Tom Kitt and Brian Yorkey Tony award winners for best original score for “Next to Normal”

Theater success came first. Post college, Yorkey ended up back in Issaquah, Washington where he had attended high school. He linked up with the Village Theatre, first as an artist with the theater’s KIDSTAGE program and later as the company’s Associate Artistic Director for six years. Five of Yorkey’s musicals have been staged at the Village including “Funny Pages” (1993), “Making Tracks” (2002), “The Wedding Banquet” (an adaptation of the Ang Lee film) (2003), “Play it by Heart” (2005), and “A Perfect Fall” (2007). “Next to Normal” also received a workshop at the Village Theatre back when it was still titled “Feeling Electric.”

“If/Then” would have no workshop phase out west, not after Idina Menzel came on board. The idea for this project came from Kitt who dreamed up the notion of a young woman coming to New York to restart her life. Producer David Stone suggested that the team consider reworking it to make the woman closer to 40, thereby raising the stakes of her choices.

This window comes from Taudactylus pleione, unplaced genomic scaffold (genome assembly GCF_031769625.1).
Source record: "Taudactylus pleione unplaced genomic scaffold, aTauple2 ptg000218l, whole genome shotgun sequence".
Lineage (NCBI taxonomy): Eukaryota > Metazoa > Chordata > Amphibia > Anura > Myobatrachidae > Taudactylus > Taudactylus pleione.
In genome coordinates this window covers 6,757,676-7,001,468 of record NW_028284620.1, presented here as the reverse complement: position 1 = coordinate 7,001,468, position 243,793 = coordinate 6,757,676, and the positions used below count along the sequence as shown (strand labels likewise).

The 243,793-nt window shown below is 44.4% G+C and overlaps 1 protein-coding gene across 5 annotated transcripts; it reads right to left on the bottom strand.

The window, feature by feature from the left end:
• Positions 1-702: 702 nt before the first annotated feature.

(from left) Tom Kitt, Idina Menzel and Brian Yorkey at the 2014 Tony Nominee press junket.

Kitt and Yorkey agreed, and Stone informed the team that Idina Menzel was interested in coming aboard and possibly making the play her first return to Broadway since “Wicked.” With Menzel on board, except for a pre-Broadway engagement at the National Theatre in Washington D.C., the play would develop in the city of its genesis: New York. Which is fitting, given how much of a role the city plays in the final product.  “If/Then” builds around the choices made by city planner Elizabeth, and the two divergent paths that she takes as Liz and Beth based on those decisions.

“If/Then” may have been conceived of as a valentine to the Big Apple –  a tale that could only take place in that specific city –  but Yorkey has since discovered that regional audiences from other places have taken possession of the musical.